Calling All Clubmakers

This Caveman is curious: Have you ever built, repaired or regripped a golf club?

Whether you’re a shaft-swappin’, grip-rippin’ professional who’s done it all or maybe only done a few minor repairs here and there, speak up! How long have you been at it? Describe your workshop or toolkit, or just tell me what YOU think are the best components on the market!

See, I don’t usually have too many golf grips & shafts here in The Cave, but that’s changed now! In just the last 24 hours or so, I’ve more than doubled my component inventory: Aldila, Fujikura, Golf Pride, Grafalloy & more top brands.

I figure my Rock Heads know a good deal when they see it so these won’t be around for long! But right now I’d love to hear YOUR experiences with clubmaking!

-Scratch

PS: Even if you don’t know the difference between a vice and a golf visor, I still want to hear from you! Let me know what else you’d like to see more of in The Cave!

 
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23 thoughts on “Calling All Clubmakers

  • June 5, 2009 at 2:32 pm
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    Scratch,

    I’m a self-taught beginner/hack club restorer. I started with regripping and now moved on to replacing lame/bent shafts and buffing and polishing heads on the grinding wheel. Talk about a great way to rejuvinate, some old vintage classics:) I mostly stick with putters, as I have a fear of the club head flying off in the middle of a round. I would love to get a black oxide service set up in the garage, but am intimidated by the caustic chemicals:(

    I have a bench out in the garage with a small tool kit that contains, pip strips, grip tape solvent, two-part epoxy, pop sicle sticks and mixing cups. The four most important tools seems to be my bench vice, shaft clamp, heat gun, and large rubber mallet. I use extra care when installing new grips, as I would hate to skewer myself with a golf shaft. Once you learn how these clubs are put together, it ain’t rocket science, but I can’t imagine running a tour van and trying to figure out how to assemble the surgical instruments the tour players use;)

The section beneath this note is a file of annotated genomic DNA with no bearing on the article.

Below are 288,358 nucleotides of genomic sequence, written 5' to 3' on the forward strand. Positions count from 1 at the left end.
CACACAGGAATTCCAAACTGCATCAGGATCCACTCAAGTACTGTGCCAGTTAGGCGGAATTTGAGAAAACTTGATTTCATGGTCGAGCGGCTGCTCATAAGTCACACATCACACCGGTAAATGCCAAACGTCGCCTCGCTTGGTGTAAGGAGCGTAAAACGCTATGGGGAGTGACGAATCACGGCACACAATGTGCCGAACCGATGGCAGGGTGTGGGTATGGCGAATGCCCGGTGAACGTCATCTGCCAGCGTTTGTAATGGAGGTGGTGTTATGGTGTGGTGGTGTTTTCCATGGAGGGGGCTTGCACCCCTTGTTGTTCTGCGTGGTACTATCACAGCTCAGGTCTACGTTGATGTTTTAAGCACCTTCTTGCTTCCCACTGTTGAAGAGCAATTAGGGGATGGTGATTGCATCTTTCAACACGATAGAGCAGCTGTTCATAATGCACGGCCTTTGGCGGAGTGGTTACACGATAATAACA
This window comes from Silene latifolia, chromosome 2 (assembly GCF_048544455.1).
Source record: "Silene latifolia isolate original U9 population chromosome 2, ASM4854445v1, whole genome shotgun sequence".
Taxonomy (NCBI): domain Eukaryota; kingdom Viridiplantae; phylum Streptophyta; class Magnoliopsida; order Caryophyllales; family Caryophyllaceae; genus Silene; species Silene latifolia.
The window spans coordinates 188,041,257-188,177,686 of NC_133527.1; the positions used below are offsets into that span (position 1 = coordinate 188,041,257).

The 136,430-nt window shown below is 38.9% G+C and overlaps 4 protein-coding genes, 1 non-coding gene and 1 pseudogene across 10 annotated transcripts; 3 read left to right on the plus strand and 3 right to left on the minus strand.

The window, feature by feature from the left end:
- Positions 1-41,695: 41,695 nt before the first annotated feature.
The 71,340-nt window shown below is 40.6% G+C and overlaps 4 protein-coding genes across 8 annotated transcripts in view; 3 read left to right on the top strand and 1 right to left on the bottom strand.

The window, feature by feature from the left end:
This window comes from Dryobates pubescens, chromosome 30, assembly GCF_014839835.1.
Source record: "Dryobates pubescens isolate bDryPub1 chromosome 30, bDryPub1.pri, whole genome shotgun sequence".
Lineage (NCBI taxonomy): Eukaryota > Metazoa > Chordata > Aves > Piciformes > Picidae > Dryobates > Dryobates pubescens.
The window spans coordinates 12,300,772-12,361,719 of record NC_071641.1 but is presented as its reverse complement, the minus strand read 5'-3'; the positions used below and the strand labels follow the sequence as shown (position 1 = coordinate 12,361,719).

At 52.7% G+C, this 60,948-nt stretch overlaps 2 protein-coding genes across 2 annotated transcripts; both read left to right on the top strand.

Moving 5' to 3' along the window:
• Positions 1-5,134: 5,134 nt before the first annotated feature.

Disclaimer: I do not proclaim to be a professional. The clubs I repair are for my personal use only.

    *** Response From Scratch ***

    Sounds like you’ve got a great setup there Burnz! And I agree, those PGA Tour equipment techs seem like about 50% engineer/50% wizard to me. Not a bad way to earn a livin’ if you can get it!

    Reply
  • June 5, 2009 at 4:17 pm
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    I have been building my own clubs for about 10 years. I started about 30 years ago working in a bag room at a country club helping the pro with repairs.

    My shop is just my basement work bench. I have a swingweight balance, the right drill bits and some other low tech equipment – enough to do what I want to do. I can’t adjust lofts and lies but prefer to do that with shaft length and head configuration from the beginning rather than bending (and risking breaking) cast clubs.

    I absolutely love Winn grips! I use mainly Grafalloy and Aldila shafts but I know Fujikura has some good high end stuff. I’d love to see you offer club heads from reputable component companies.

    *** Response From Scratch ***

    Thanks for sharing Brian, I’ll see if I can’t find some more quality components for you in the future!

    Reply
  • June 5, 2009 at 4:22 pm
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    I have been making/repairing clubs as a hobby for about 6 years. Have all the tools to do the job correctly. I build a lot of Tom Wishon and Golfworks products. I like grafalloy and aldila graphite shafts and FST and Rifle for steel shafts.

    *** Response From Scratch ***

    Glad to hear from you Fred, I’m on the hunt for some steel shafts and appreciate the recommendations!

    Reply
  • June 5, 2009 at 5:13 pm
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    Been doing club making for over ten years, lots of repair and re-griping. I normally do all work at cost+materials. It is a way of helping other golfers and I love to hear postive results. Glad RBG is into this area of golf equipement.

    *** Response From Scratch ***

    Mike, 10+ years is a great accomplishment and something to be proud of, no doubt! Cost + Materials seems more than fair and I’m sure your customers agree once they swing ’em, if not before.

    Reply
  • June 5, 2009 at 5:53 pm
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    Have made complete sets of irons and drivers. Reshafted and regripped clubs from wedges to putters. I have vices (don’t we all!) and tube cutting equipment. GolfPride, TrueTemper and Aldila are good. Use SnakeEyes components.

    *** Response From Scratch ***

    You sound like you’d fit right in down here at The Cave Chris!